TikTok is the most popular app in the United States. 150 million Americans – almost half the population – use it every month. The app offers an endless, scrolling wonderland of humor, music, dancing, tips, opinion and information – short videos posted by fellow TikTok fans, and all delivered to you according to your interests. And for about five million businesses, TikTok is also a marketing tool.
Baedri Nichole, founder of a bakery in Columbus, Ohio, said of TikTok, “It’s taught me how to do e-commerce, how to get into shipping. and more than anything, I also use it to find my next customer. Prior to getting on TikTok, we were struggling even to turn a profit.”
And now? “We’ve seen at least a 300% increase in profit,” she said.
So, if Americans love TikTok so much, why has Congress proposed so many bills that could ban the app?
And why, during a Congressional hearing last month, did TikTok’s CEO Shou Chew face comments like this one from Rep. Kathryn Cammack (R-Fla.): “You damn well know that you cannot protect the data and security of this committee, or the 150 million users of your app”?
Congress has four primary concerns about TikTok. First, that TikTok collects data about you; second, that kids get addicted to spending time on TikTok; and third, that people can find misinformation and violence. Of course, all of this is also true about Facebook, Instagram or YouTube.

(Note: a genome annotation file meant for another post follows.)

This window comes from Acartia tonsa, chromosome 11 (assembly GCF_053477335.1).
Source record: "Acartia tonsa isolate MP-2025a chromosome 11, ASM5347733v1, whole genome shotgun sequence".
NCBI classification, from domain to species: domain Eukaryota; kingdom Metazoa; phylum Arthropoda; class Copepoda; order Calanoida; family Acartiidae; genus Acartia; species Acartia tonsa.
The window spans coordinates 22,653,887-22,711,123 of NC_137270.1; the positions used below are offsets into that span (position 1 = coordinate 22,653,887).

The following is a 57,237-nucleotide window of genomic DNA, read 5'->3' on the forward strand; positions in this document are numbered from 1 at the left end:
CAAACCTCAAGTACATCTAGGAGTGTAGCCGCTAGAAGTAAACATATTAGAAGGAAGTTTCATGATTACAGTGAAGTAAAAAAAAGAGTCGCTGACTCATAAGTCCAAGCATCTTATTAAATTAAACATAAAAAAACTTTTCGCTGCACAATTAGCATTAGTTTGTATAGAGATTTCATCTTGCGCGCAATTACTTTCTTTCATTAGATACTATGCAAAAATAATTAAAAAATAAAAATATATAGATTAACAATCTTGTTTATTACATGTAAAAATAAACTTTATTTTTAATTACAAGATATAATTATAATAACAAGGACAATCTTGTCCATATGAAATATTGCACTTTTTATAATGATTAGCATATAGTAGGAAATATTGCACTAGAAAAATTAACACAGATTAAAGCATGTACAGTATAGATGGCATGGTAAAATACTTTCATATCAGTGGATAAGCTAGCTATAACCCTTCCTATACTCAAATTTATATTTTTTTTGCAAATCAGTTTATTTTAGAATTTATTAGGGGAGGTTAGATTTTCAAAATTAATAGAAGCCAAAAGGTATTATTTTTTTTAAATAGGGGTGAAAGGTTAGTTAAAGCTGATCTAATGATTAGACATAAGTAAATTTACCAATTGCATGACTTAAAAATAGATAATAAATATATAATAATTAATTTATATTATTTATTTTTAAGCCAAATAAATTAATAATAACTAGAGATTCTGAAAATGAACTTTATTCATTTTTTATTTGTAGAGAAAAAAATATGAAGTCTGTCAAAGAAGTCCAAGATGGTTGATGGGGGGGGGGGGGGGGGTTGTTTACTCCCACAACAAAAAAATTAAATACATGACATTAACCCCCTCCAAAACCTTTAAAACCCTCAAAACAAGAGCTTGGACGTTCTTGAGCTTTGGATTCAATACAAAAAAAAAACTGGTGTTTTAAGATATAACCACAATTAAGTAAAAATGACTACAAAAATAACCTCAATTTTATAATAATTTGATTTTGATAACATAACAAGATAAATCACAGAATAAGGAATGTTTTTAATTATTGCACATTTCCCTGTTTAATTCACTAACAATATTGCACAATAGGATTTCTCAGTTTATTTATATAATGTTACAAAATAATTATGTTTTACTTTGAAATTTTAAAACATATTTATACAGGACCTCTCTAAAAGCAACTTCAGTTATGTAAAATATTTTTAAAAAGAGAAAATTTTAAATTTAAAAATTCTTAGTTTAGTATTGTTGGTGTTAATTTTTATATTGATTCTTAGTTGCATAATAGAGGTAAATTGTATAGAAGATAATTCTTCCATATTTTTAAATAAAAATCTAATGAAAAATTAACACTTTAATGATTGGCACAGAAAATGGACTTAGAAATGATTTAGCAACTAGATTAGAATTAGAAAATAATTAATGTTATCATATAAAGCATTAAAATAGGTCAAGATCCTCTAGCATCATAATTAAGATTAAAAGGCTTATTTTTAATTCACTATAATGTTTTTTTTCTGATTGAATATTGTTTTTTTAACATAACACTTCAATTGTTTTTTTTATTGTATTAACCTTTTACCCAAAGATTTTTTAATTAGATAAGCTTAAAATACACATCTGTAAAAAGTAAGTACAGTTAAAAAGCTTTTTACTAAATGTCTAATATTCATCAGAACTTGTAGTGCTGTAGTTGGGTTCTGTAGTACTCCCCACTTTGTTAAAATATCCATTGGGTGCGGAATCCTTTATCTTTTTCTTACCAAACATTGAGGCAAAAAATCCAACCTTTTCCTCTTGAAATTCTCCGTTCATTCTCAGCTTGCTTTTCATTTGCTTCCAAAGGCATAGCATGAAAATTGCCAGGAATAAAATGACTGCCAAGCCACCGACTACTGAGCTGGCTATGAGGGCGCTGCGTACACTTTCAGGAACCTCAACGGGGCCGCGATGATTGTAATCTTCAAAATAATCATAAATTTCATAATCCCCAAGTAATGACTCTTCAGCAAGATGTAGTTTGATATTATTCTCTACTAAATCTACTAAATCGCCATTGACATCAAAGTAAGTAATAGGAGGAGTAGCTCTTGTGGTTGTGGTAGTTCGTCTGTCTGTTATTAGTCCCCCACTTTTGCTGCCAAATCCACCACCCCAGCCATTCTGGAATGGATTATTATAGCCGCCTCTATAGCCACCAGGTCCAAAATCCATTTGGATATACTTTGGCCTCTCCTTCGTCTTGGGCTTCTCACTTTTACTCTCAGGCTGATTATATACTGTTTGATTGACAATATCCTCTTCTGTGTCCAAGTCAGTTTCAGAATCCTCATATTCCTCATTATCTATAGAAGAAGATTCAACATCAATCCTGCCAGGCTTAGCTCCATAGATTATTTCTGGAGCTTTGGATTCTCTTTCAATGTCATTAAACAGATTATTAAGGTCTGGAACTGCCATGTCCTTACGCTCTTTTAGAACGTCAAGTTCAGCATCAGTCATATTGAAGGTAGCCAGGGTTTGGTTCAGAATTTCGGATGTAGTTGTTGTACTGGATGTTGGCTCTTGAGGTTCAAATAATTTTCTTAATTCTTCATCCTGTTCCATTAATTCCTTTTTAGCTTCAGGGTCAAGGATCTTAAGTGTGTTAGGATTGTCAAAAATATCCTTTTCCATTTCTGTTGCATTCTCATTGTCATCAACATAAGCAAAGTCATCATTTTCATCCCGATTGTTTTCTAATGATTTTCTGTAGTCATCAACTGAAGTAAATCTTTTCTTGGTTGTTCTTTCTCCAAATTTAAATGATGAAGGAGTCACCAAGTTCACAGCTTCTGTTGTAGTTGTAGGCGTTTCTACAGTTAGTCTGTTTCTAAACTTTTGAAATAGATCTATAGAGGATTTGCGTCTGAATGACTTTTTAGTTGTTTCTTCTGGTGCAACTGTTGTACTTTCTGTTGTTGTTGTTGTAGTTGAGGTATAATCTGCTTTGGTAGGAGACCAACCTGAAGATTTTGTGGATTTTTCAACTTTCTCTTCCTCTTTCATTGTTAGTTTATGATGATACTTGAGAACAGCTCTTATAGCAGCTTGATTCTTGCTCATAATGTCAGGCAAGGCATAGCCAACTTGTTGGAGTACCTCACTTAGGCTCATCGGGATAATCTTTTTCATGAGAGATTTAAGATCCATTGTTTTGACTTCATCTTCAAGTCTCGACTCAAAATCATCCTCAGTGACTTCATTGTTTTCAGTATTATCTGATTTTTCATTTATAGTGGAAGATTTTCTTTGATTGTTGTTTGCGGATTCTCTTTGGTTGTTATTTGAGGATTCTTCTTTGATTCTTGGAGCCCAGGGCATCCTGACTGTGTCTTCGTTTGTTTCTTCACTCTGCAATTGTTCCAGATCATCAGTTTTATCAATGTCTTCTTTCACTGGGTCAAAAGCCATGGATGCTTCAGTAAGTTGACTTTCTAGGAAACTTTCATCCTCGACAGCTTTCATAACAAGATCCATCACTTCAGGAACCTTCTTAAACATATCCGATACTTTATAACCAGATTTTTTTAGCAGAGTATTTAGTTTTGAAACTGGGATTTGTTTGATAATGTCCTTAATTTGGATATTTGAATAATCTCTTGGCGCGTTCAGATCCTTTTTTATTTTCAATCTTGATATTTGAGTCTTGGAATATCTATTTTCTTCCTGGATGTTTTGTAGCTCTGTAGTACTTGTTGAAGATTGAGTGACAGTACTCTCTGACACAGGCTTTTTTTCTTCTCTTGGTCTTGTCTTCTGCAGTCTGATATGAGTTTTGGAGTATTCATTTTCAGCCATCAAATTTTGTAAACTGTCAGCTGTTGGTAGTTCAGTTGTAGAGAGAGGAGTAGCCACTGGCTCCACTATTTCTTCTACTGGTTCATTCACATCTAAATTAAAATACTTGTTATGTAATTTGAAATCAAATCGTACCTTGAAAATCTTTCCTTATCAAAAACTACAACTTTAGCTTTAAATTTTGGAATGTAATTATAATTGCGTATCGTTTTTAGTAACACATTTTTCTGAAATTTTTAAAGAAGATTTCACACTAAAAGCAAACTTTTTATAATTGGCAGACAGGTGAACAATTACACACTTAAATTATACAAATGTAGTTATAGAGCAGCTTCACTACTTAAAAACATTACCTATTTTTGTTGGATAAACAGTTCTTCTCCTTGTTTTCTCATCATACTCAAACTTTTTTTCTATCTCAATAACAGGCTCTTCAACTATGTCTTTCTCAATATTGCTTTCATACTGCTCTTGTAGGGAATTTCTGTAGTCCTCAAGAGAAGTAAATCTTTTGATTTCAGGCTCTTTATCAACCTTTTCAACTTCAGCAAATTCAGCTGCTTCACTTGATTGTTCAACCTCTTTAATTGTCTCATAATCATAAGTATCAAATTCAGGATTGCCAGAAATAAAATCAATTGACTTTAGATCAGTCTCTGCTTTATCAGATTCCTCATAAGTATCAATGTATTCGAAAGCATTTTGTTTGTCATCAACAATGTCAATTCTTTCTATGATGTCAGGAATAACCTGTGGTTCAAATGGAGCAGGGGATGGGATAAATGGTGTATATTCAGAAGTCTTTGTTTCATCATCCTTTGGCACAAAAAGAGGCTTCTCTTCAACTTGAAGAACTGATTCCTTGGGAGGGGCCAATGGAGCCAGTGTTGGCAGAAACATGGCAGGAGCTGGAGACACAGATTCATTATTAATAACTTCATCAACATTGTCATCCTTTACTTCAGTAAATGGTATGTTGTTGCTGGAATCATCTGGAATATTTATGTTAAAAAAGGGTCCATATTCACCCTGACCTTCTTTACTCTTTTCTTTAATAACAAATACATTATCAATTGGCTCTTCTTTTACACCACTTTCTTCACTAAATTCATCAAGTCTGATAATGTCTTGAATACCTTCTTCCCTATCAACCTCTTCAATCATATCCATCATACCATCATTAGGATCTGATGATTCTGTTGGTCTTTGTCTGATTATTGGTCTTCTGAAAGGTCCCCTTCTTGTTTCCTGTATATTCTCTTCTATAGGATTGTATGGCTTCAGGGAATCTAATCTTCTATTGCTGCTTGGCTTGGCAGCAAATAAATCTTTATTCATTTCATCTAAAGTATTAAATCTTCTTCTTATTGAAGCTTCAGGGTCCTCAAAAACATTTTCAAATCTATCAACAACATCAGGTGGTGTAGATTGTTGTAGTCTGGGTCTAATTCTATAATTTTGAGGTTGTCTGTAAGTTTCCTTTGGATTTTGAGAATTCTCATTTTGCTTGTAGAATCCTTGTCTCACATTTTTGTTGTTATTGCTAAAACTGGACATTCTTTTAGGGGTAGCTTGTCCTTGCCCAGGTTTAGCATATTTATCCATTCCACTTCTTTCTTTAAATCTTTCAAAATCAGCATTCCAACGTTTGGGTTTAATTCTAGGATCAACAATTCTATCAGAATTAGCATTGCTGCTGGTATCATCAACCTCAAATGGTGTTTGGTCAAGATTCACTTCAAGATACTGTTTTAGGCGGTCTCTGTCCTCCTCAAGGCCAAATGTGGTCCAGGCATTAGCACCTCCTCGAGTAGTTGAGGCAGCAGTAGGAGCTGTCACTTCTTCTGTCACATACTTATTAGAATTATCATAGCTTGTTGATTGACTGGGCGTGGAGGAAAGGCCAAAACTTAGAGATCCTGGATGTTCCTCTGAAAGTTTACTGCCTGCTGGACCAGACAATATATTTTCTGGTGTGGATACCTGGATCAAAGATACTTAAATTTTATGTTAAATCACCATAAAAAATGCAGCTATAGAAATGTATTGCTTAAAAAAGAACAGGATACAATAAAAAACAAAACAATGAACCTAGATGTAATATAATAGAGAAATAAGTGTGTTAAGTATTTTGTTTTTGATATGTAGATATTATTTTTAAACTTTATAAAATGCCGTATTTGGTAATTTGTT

So, what’s the difference? Chinese influence. “TikTok has a parent company named ByteDance, and ByteDance is a Chinese company that has to cooperate with the Chinese Communist Party,” said Rep. Raja Krishnamoorthi (D-Ill.).
Rep. Mike Gallagher (R-Wis.) said, “All social media is not necessarily great for kids, but that is a fundamental distinction in terms of dealing with the TikTok issue.”
Krishnamoorthi and Gallagher are co-sponsors of one of the “Ban TikTok” bills. And their biggest worry is control of information. Gallagher said, “The thing that most concerns me, however, is the ability to control what storylines Americans see, or don’t see, and ultimately influence our elections, which could be catastrophic in the future.”
However, Milton Mueller, a professor of cybersecurity and public policy at Georgia Tech, studied the theory that TikTok’s algorithms attempt to influence ideology. He said, “There’s absolutely no indication that this is in some way manipulated or controlled by the Chinese Communist Party. We just found that to be a complete fabrication. You can find information about Uyghur repression, you can find information that ridicules Xi Jinping. It’s all there.”
In the heat of the battle, both TikTok execs and Congress members sometimes stretch the truth. Take, for example, the business of data collection. At the Congressional hearing on TikTok, Rep. Cathy Rodgers (R-Wash.) said, “TikTok collects nearly every data point imaginable.”
Mueller disputes this: “There have been three technical studies done of this. They basically all say it is exactly what they tell you it is in their privacy statement.”